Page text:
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About the cover

  D e s e r t   E x p o s u r e   October 2008

Personal Best

Whether you're looking to strut the stage of body-building competitions or just keep strong into your golden years, Ironworks Gym has a program for you.

By Donna Clayton Lawder

"I've seen women crying in the locker rooms, crying and saying that they hate their bodies. It's the saddest thing. That's something I want to help change," says Carla Casler.

Ironworks Gym co-owner Nathan Casler spots client Mike Rodriguez on the weight bench as Rodriguez warms up with some 70-pound dumbbells.
(Photo by Donna Clayton Lawder)

A trophy-winning competitive body builder for more than 20 years, Casler knows a thing or two about perfect bodies. Clad in a sophisticated gray tracksuit, her own petite frame is beautifully proportioned. But not everyone needs to be on the body-building stage, she says. Her sparkling eyes animating her attractive, kind face, she goes on about individual achievement and ideas of perfection.

"We each have a body, and each body is beautiful in its own way. That's the fact!" she says. "Every body has its strengths. The first thing, the most important thing, is to embrace your body, I tell them. Then we can work to enhance it!"

Casler and her husband Nathan, also a body builder, own Ironworks Gym in Silver City. The couple moved here from Alaska when they retired from the Air National Guard, opening their business in September 2006.

Nathan Casler explains, "She (Carla) was born in El Paso, so we knew something of the Southwest. We explored Silver City and thought it would be a good place to retire. There were down-to-earth people, a lot of people who were fit and active and enjoying the outdoors, so we thought it would fit us, too."

Asked how owning a fulltime business jibes with being "retired," Carla bursts into a laugh.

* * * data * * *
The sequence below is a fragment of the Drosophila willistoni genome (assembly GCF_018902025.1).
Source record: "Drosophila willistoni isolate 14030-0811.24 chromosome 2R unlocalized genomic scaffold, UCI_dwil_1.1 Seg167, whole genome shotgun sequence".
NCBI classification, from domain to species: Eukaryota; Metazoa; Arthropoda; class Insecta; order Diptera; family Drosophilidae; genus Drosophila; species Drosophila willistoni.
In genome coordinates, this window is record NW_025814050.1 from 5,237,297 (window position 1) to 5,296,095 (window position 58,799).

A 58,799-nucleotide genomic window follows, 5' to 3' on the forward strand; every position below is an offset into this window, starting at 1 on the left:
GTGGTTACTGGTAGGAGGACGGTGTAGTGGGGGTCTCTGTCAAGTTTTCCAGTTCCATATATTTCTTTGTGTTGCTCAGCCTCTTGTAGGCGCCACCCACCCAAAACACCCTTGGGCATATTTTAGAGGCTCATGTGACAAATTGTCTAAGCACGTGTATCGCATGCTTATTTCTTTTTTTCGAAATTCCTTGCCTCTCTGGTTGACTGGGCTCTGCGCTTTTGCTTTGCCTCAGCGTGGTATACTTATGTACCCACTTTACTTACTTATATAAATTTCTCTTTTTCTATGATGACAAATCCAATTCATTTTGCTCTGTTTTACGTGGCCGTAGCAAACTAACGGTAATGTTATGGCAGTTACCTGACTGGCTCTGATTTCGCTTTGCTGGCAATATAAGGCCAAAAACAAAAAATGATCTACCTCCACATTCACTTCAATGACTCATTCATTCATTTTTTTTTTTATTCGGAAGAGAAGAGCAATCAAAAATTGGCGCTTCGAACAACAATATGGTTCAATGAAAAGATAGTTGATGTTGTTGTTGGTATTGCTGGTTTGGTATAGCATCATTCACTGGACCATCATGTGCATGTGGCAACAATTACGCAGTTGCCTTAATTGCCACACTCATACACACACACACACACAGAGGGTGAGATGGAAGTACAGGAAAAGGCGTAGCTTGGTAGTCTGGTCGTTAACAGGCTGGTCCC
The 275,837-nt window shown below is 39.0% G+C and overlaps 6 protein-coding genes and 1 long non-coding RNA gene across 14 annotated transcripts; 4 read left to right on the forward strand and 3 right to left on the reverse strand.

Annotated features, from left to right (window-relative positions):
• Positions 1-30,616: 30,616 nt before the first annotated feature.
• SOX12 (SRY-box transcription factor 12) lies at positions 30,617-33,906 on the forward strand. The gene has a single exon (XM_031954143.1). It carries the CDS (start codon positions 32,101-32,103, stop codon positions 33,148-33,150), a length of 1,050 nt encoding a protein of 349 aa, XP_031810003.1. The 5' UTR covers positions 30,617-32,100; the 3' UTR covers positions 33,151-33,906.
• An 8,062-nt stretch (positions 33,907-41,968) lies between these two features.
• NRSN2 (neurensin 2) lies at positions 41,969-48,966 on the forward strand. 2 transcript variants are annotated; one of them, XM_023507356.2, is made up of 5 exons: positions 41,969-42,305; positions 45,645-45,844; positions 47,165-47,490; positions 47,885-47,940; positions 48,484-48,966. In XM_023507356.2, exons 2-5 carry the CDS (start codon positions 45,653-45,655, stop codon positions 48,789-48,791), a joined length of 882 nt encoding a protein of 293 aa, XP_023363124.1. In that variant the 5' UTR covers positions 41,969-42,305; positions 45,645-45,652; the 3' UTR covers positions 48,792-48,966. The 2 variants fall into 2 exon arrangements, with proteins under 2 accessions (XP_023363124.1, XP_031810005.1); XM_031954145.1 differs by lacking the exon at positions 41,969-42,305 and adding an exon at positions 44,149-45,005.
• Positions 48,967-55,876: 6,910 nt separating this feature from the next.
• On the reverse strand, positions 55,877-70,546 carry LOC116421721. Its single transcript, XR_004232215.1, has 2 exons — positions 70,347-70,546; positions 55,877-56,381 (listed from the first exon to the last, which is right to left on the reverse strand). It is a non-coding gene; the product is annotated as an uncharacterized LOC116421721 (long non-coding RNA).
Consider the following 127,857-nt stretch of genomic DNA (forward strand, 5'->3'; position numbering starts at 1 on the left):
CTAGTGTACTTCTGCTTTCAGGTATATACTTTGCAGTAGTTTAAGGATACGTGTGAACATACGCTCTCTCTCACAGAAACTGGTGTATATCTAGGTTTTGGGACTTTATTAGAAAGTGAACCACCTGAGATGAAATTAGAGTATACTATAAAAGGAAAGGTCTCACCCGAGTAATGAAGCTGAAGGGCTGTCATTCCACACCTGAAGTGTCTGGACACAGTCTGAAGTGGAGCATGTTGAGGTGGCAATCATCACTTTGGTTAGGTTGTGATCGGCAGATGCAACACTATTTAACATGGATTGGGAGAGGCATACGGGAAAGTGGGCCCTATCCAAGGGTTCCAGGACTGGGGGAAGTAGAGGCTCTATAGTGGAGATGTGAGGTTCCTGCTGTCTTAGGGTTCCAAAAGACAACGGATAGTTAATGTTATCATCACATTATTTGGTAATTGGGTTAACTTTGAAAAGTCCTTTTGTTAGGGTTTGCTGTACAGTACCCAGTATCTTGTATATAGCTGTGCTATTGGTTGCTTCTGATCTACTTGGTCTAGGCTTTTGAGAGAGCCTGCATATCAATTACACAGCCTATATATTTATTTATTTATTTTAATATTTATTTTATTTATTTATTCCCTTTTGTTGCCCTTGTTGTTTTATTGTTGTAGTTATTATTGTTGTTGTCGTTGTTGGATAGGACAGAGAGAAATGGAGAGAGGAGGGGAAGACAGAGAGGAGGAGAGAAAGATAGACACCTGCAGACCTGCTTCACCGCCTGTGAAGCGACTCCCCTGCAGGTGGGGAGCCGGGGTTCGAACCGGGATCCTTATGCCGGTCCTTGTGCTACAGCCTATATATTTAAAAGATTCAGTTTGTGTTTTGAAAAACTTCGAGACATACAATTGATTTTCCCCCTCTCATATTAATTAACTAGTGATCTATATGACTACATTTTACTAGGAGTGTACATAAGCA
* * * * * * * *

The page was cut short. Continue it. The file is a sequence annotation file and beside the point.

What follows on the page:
"My friends ask me that," she says. "They say stuff like, 'I thought you were supposed to take it easy when you retire!' But I tell them that this is fun! The most stressful thing in my day is to make sure there's toilet paper in the restroom, I'm not kidding. Yes, we retired, but we were just too young to stop working. We love fitness, we love the gym, so we decided to open our own."

The Caslers both work fulltime at their enterprise and employ two part-timers to help staff the front desk, work with clients and, yes, keep toilet paper in the restrooms. Joe Melendez, a certified personal trainer, works with the gym's clients as an independent contractor.

Nathan Casler points out the various pieces of equipment around the floor. Free-weight dumbbells, ranging from three to 125 pounds, line the mirrored wall where the weight benches reside. In a quadrant just past the front desk are pieces of aerobic-cardio equipment: elliptical trainers, stationary cycles and treadmills. Television screens and radios entertain clients and help them pass their workout time.

In the center of the facility and running along another wall are "the machines." With clean lines of white and black, these are designed to work specific areas of the body, from quads to abs, chests to glutes and more.

"We carry machines from four different manufacturers," he explains, naming Paramount, PowerStrength, Cybex and Hammer Strength. "We've picked the best machine for each exercise, from whichever line that makes the best type of that machine."

Ironworks offers three-, six- and 12-month membership packages at an individual rate of $35 per month or $30 for corporate members. Most clients purchase punch cards, Nathan says, getting 20 visits for $25.

"They're flexible," Carla explains of the punch-card system. "They can use them any time, as many times per week as they wish. And if they come in the morning and then come back later that same day, it still counts as only one visit. A lot of people choose to break up their workout that way."

Nathan estimates that the gym sees 300 member visits a month in summer, more than 350 in fall and winter when the chillier weather makes outdoor activities less desirable.